Episcia Plant (Flame violet)
A type of African violet belonging to the family, Gesneriaceae, Episcia is a genus of flowering plants. It contains ten species that are native to the tropical regions of Central and South America. Episcia cupreata are perennial herbaceous plants characterized by a succulent habit and red, orange, pink, blue, or yellow flowers. The leaves are frequently patterned or shaped. Episcia plant is also known as flame violet.
The plants are popular as houseplants in the tropics and temperate regions due to their vibrant foliage. They reach about 6 inches in height. Leaves are oval-shaped, and this plant grows into a rosette between 2-3 inches wide. Read also.
Overview of Episcia Plant
Scientific name Episcia cupreata
Common name Cleopatra Flame Violet, Episcia
Plant type Perennial plant
Sun Full sun or indirect light
Soil well-drained, spongy soil
Soil pH 6.0 to 6.5
Flower colors Red, Pink, purple, Orange, yellow or white
Blooming time Fall and spring
How to Grow and Care Episcia Plant:
In the autumn, episcias or flame violets go into semi-dormancy. These plants begin to come to life in December, and by February they are in full bloom. Make sure your plant is healthy by choosing a good growing medium.
It is best to place the episcia in an east, southeast, or partially shaded south window. Depending upon your intent, you can grow them either in a north window or under bright lights to perfection for foliage effect only. The right lighting will encourage blooms to develop on the flame violet. Make sure this plant receives at least 8 hours a day of bright, indirect light. Do not expose it directly to sunlight. Alternatively, fluorescent lighting can be used. Grow this houseplant under fluorescent lights for blooms by increasing the duration to 12 hours.
It is best to plant the flame violet plant in well-drained, spongy soil, such as those used for African violets, and place it in an area with high humidity. Flaming violets prefer soil enriched with humus or organic matter, just like their African violet cousins. For optimum results, one part leaf mold, one part peat moss, one part sand, and two parts loamy topsoil should be added. In addition, artificial mixes such as peat-vermiculite and peat-perlite can be used. Adding perlite to your soil will lighten it and make aeration and drainage easier. You can prepare a better drainage system by using half an inch of pot chard and equal portions of charcoal.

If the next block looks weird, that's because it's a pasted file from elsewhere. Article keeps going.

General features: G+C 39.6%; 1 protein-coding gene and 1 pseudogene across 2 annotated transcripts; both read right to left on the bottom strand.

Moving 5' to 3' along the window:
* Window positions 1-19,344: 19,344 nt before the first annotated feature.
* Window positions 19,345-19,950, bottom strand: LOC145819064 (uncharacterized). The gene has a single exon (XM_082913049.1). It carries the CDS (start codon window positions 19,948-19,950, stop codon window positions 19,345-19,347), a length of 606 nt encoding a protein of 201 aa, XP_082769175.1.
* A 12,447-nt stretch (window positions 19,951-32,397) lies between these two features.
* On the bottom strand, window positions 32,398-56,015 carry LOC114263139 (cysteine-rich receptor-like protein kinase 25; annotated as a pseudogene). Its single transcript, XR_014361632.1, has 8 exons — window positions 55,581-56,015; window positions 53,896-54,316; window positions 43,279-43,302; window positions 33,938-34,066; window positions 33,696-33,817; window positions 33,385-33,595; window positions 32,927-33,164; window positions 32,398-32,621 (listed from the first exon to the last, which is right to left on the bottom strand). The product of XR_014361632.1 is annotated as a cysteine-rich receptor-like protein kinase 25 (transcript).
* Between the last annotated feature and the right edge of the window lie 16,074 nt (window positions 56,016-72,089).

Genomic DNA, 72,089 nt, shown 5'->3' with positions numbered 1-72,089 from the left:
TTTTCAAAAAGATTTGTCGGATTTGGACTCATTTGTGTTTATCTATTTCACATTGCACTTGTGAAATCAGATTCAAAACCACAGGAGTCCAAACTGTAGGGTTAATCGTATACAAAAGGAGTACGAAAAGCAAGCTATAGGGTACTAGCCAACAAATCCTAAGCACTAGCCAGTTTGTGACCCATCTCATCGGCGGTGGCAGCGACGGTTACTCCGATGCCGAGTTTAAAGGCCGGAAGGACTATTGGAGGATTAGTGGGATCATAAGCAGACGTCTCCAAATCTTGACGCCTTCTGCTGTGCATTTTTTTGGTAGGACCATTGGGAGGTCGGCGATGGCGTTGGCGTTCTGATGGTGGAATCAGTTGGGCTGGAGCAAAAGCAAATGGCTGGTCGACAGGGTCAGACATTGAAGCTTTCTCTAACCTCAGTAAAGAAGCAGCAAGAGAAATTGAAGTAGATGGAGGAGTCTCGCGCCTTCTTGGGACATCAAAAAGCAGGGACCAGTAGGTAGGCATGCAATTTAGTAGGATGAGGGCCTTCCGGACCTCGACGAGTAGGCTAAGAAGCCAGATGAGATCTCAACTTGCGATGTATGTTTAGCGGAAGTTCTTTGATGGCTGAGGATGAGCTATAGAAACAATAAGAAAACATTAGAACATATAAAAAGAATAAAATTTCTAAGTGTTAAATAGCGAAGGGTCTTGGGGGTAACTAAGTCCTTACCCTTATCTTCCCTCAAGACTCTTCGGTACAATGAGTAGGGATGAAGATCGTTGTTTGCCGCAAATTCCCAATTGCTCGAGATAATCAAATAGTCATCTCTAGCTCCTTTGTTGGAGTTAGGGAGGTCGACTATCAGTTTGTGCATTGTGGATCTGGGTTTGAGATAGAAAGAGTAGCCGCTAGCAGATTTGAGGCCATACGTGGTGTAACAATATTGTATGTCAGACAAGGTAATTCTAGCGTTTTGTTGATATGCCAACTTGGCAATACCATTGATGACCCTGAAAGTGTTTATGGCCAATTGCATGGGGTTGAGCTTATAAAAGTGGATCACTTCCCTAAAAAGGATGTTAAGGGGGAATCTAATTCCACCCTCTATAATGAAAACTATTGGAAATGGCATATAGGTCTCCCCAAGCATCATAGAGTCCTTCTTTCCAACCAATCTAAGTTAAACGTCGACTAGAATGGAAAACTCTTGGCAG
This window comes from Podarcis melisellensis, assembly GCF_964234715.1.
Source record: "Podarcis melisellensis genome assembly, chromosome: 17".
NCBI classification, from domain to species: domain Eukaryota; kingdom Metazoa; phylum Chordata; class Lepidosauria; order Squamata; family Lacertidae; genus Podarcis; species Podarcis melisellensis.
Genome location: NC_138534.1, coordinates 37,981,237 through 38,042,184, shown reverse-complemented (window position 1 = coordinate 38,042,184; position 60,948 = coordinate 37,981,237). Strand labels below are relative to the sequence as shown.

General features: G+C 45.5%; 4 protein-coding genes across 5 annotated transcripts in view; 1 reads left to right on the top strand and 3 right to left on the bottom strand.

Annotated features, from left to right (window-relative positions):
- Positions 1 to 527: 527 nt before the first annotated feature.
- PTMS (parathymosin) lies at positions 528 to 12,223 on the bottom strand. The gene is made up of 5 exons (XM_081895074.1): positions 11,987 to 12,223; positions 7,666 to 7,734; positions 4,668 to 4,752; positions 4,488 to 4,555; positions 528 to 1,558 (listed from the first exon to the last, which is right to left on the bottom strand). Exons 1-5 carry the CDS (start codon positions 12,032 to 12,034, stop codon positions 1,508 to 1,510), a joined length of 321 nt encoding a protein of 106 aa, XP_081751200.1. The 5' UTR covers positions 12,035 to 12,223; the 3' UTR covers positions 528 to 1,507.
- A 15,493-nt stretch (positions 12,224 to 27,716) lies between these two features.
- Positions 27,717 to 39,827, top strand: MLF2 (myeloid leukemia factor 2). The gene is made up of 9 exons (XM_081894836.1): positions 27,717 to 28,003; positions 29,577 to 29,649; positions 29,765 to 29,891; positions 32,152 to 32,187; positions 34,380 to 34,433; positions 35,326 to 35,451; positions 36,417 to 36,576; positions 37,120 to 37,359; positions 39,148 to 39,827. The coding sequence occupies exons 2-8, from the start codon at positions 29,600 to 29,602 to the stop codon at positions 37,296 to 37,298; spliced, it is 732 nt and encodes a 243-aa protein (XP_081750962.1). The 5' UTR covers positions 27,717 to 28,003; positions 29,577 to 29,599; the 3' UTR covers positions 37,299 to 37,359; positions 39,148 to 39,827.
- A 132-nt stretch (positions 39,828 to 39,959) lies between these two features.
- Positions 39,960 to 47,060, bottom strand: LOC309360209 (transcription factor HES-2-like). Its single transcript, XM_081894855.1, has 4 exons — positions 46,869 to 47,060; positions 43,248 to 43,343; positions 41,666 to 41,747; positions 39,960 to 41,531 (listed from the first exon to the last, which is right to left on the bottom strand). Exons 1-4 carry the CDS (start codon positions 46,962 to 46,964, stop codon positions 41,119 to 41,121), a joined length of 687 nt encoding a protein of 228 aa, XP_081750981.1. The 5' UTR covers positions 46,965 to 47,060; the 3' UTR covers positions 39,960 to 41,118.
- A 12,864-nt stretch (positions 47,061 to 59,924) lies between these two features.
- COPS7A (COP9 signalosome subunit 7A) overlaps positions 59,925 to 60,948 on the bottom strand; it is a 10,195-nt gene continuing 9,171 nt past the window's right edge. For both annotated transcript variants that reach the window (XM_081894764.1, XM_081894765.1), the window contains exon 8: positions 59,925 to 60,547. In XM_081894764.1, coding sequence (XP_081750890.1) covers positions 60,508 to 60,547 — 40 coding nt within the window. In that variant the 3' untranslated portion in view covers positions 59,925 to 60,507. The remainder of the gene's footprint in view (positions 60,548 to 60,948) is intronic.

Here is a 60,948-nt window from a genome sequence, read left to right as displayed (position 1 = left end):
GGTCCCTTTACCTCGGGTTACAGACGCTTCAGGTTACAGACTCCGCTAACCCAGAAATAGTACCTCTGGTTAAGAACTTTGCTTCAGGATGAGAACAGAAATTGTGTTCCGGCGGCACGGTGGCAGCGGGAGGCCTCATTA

Provide a moderate amount of water, or enough to keep the top half-inch of soil moist at all times, for episcia that produce blue, magenta, or pink flowers. Other varieties should be allowed to dry a little between waterings.
Bottom watering enables plants to get the necessary moisture without harming their leaves. Put the potted flame violet plant in a plant saucer filled with water. Plants should be kept in water-filled saucers for at least 30 minutes to absorb all the water. If all of the water is absorbed before the 30-minute mark, more water may be added. Remove any excess water. Do this once or twice a month, according to the weather. Water your plants with warm to lukewarm water. A coldwater splash on leaves causes a light green discoloration known as ring-spot.
Temperature and Humidity
Cool temperatures are preferred by them, especially when they are blooming. The temperature should not be higher than 75°F during the day or lower than 55-65°F at night. A temperature below 60°F makes the leaves brittle and curled up, as well as deforms the flowers.
Growing Episcia Flames at levels above 50% humidity will produce the best results. When the air in your home is too dry, you can place your plant in a terrarium, kitchen, or bathroom to increase humidity. Avoid using a mister, as it will aggravate spotting and fungus. Alternatively, you can spread it out on a pebble tray, but make sure the pot sits on the pebbles and is not immersed in water.
It needs small doses of fertilizer, especially during the summer. You should fertilize your plants at least twice a month with a water-soluble fertilizer, except during the winter. Do it when the soil is moist in order to avoid damaging the roots.
Pruning episcia cupreata
Plants like this don’t require much grooming. If you notice fallen leaves, dead or diseased parts of plants, remove them immediately. It is possible to prune it from time to time by removing the old leaves that have grown beyond its pot. This also encourages fresh blossoms to form.
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